CSV is light and simple. With XML you are sending several times the number of bytes over the air. (Unless you compress, in which case the advantage of CSV may be minimal in terms of bytes transmitted, as XML's bloat is primarly in redundancy.)

    You can use a timestamp, or you could use revision numbers. You might prefer a timestamp, because it might be useful for internal auditing. But a revision number is lighter. The revision numbers would have to be GLOBAL within the database, just like a timestamp would be. (That is, not "revision 2 of record 10", but revision 2, period. Each record changed increments the global revision number.)

    You need a table in the database that keeps track of the highest revision number (or timestamp) that each user has. Or you could keep track of that in the client.

    Updates and new records are easy. Deletions are a bit more complicated, but not very much so - you can't ever really delete a record on the server. Have a "deleted" column in the master database. When you "delete" a record, you set the deleted column true, and the client needs to know when it gets an update, if the deleted column is true, to delete the record. (You CAN delete records on the client side, just not on the server side.)

    When the client makes a request to the web service for an update, the server will do a database query for all records with a revision number (or timestamp) greater than the largest revision number/timestamp which the client already has.

    There you go, there's your sync. Or, actually, replication.

    Now, did you really mean "sync", or just "replicate"? Because if you meant "sync" that is more complicated. That is, will clients be making changes to the database, and those need to be uploaded too?

    jtara,
    I was more thinking of a framework for doing this kind of thing - it has to be a common task on the iPhone. But thanks for the suggestions on how to do this, as I suspect I'll be writing my own framework.

    I was more thinking of sync (as in, client makes changes on iPhone, they are reflected in a database, which can be changed via another medium, like a web interface, re-synced back to the iPhone - so 2-way sync). I imagine it would be similar to the structure that you propose, where each table in each database (client and remote) has a timestamp, and each record must be diff'd against each other record that has changed since the last sync time.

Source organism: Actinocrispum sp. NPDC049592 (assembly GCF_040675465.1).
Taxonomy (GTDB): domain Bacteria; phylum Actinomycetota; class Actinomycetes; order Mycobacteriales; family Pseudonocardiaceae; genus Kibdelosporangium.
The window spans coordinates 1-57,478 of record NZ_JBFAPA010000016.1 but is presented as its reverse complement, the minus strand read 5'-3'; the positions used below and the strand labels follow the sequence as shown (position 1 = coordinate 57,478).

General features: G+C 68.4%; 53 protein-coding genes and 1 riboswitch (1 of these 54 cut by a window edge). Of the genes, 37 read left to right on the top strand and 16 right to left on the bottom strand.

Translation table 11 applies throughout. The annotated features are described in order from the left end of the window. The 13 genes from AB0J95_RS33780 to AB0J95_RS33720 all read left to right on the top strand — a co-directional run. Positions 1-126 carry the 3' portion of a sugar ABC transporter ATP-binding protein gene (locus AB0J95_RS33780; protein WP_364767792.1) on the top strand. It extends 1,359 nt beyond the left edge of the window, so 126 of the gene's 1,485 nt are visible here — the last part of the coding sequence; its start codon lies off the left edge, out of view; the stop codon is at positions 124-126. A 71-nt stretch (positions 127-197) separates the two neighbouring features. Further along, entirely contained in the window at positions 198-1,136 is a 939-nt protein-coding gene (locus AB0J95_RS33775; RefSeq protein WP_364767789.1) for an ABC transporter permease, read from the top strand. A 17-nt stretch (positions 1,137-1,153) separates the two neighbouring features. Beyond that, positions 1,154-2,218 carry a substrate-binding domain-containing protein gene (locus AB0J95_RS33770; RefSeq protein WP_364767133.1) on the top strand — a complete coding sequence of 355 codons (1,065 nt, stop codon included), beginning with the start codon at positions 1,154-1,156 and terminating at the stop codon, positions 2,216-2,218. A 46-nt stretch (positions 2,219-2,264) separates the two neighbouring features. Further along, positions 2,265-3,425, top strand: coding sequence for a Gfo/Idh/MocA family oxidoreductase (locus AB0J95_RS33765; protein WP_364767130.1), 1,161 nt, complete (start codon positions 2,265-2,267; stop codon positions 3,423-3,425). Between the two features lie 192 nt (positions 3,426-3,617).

In terms of protocols, I'm more partial to JSON. It's very lightweight, easy to parse, and much more object-friendly than CSV. And there are both great client-side libraries and server-side support for the protocol, but yeah, XML is way too heavy.
  • bugzappybugzappy Posts: 1New Users
    edited April 2009
    Maybe iAnywhere from Sybase will help. I have no idea how expensive it will be (or, open source?). The bad news is it's not even available for Beta yet. The good news is, if they are building infrastructure sw for this problem, then others are too..

    http://blogs.sybase.com/ithain/?p=577
  • smontgomeriesmontgomerie Posts: 5New Users
    edited April 2009
    bugzappy wrote: »
    Maybe iAnywhere from Sybase will help. I have no idea how expensive it will be (or, open source?). The bad news is it's not even available for Beta yet. The good news is, if they are building infrastructure sw for this problem, then others are too..

    Sybase Blogs - Ian Thain » Blog Archive » i(Phone) have my data here,now i want it there…Whats the problem?

    That's a great link bugzappy, thanks! Let's hope for open source...
  • tetontechtetontech Posts: 2New Users
    edited May 2010